Published online Dec 7, 2008. doi: 10.3748/wjg.14.6975
Revised: October 30, 2008
Accepted: November 6, 2008
Published online: December 7, 2008
AIM: To analyze the clinical characteristics of patients diagnosed with Fitz-Hugh-Curtis syndrome.
METHODS: The clinical courses of patients that visited St. Mary’s Hospital with abdominal pain from January 2005 to December 2006 and were diagnosed with Fitz-Hugh-Curtis syndrome were examined.
RESULTS: Fitz-Hugh-Curtis syndrome was identified in 22 female patients of childbearing age; their mean age was 31.0 ± 8.1 years. Fourteen of these cases presented with pain in the upper right abdomen alone or together with pain in the lower abdomen, and six patients presented with pain only in the lower abdomen. The first impression at the time of visit was acute cholecystitis or cholangitis in 10 patients and acute appendicitis or pelvic inflammatory disease in eight patients. Twenty-one patients were diagnosed by abdominal computer tomography (CT), and the results of abdominal sonography were normal for 10 of these patients. Chlamydia trichomatis was isolated from 18 patients. Two patients underwent laparoscopic adhesiotomy and 20 patients were completely cured by antibiotic treatment.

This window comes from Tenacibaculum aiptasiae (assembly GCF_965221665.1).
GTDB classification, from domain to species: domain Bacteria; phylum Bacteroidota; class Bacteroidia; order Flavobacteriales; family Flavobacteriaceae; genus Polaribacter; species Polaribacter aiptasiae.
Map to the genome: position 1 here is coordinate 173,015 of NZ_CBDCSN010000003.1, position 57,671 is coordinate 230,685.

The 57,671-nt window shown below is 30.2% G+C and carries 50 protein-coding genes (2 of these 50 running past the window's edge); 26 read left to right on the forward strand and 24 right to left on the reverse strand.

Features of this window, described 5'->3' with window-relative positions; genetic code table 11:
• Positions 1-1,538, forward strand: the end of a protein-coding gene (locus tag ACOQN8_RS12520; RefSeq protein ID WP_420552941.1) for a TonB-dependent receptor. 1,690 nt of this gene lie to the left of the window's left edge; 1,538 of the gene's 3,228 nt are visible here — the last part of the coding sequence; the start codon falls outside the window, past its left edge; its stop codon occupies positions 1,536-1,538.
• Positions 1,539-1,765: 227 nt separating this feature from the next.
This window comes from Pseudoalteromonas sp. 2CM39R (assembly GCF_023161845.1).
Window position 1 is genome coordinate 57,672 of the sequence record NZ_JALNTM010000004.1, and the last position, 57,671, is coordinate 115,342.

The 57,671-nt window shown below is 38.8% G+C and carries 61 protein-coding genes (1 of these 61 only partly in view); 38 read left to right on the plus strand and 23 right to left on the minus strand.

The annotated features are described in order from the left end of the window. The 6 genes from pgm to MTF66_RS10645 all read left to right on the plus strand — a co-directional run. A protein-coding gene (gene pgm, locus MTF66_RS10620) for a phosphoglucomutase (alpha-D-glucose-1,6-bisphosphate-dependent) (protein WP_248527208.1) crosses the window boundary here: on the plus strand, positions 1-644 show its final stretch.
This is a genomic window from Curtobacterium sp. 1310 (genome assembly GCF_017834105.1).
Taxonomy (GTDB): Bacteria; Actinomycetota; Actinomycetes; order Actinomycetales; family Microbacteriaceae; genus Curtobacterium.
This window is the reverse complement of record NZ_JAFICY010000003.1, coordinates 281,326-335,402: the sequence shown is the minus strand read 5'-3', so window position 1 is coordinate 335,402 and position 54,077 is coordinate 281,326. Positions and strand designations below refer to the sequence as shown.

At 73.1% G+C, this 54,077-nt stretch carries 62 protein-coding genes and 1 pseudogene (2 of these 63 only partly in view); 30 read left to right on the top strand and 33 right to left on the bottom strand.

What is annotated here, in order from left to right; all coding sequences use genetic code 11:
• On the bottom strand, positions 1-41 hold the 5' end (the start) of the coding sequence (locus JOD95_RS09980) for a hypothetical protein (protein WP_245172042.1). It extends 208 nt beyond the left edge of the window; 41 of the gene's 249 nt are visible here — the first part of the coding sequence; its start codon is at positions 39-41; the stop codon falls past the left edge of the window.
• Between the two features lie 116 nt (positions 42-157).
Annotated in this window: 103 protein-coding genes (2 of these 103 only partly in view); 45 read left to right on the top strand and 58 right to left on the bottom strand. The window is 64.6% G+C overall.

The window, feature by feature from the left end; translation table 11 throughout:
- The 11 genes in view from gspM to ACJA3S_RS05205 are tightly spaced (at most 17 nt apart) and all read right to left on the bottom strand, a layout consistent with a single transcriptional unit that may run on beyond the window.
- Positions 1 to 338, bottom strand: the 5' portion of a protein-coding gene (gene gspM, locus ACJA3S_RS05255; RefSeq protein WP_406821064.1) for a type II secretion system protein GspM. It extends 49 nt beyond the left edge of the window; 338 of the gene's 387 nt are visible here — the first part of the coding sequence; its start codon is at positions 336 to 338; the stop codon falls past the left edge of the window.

CONCLUSION: For women of childbearing age with acute pain in the upper right abdomen alone or together with pain in the lower abdomen, Fitz-Hugh-Curtis syndrome should be considered during differential diagnosis. Moreover, in cases suspected to be Fitz-Hugh-Curtis syndrome, abdominal CT, rather than abdominal sonography, assists in the diagnosis.